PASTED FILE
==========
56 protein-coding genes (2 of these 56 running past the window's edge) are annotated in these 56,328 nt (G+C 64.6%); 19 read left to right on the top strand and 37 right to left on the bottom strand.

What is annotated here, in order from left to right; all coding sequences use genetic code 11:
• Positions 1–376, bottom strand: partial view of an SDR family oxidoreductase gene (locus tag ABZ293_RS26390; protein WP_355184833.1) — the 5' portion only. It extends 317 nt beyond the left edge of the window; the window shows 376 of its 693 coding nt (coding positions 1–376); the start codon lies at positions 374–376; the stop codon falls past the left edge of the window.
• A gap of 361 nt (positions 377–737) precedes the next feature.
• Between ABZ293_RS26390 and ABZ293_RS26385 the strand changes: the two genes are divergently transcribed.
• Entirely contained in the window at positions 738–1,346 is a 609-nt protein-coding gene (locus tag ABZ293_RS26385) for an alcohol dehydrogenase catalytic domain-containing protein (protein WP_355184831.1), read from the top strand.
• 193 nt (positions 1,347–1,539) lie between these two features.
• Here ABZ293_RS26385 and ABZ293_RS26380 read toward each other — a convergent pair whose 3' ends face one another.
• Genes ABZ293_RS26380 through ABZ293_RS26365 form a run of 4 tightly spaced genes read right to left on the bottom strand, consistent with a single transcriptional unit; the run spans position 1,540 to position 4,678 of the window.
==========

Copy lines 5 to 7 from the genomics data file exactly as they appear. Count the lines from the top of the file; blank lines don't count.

• Between ABZ293_RS26390 and ABZ293_RS26385 the strand changes: the two genes are divergently transcribed.
• Entirely contained in the window at positions 738–1,346 is a 609-nt protein-coding gene (locus tag ABZ293_RS26385) for an alcohol dehydrogenase catalytic domain-containing protein (protein WP_355184831.1), read from the top strand.
• 193 nt (positions 1,347–1,539) lie between these two features.